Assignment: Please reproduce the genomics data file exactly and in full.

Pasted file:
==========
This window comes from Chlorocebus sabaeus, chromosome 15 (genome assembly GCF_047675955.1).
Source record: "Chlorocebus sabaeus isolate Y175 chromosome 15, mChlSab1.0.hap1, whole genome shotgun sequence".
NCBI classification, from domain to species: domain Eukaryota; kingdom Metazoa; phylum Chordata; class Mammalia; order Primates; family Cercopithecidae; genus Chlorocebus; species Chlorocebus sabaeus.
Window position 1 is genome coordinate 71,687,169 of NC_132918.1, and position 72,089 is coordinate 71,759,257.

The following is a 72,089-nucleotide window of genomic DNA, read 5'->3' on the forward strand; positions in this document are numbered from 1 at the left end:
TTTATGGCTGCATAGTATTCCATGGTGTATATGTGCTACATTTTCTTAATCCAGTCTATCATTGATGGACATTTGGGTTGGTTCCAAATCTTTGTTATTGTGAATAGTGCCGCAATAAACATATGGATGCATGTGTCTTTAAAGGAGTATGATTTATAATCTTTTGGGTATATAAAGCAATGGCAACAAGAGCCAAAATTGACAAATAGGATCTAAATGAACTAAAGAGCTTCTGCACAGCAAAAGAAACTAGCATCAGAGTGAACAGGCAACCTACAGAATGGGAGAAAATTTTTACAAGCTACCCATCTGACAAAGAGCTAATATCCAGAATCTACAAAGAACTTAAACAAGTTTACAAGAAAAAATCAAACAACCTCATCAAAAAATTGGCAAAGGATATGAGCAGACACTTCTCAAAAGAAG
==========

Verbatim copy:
This window comes from Chlorocebus sabaeus, chromosome 15 (genome assembly GCF_047675955.1).
Source record: "Chlorocebus sabaeus isolate Y175 chromosome 15, mChlSab1.0.hap1, whole genome shotgun sequence".
NCBI classification, from domain to species: domain Eukaryota; kingdom Metazoa; phylum Chordata; class Mammalia; order Primates; family Cercopithecidae; genus Chlorocebus; species Chlorocebus sabaeus.
Window position 1 is genome coordinate 71,687,169 of NC_132918.1, and position 72,089 is coordinate 71,759,257.

The following is a 72,089-nucleotide window of genomic DNA, read 5'->3' on the forward strand; positions in this document are numbered from 1 at the left end:
TTTATGGCTGCATAGTATTCCATGGTGTATATGTGCTACATTTTCTTAATCCAGTCTATCATTGATGGACATTTGGGTTGGTTCCAAATCTTTGTTATTGTGAATAGTGCCGCAATAAACATATGGATGCATGTGTCTTTAAAGGAGTATGATTTATAATCTTTTGGGTATATAAAGCAATGGCAACAAGAGCCAAAATTGACAAATAGGATCTAAATGAACTAAAGAGCTTCTGCACAGCAAAAGAAACTAGCATCAGAGTGAACAGGCAACCTACAGAATGGGAGAAAATTTTTACAAGCTACCCATCTGACAAAGAGCTAATATCCAGAATCTACAAAGAACTTAAACAAGTTTACAAGAAAAAATCAAACAACCTCATCAAAAAATTGGCAAAGGATATGAGCAGACACTTCTCAAAAGAAG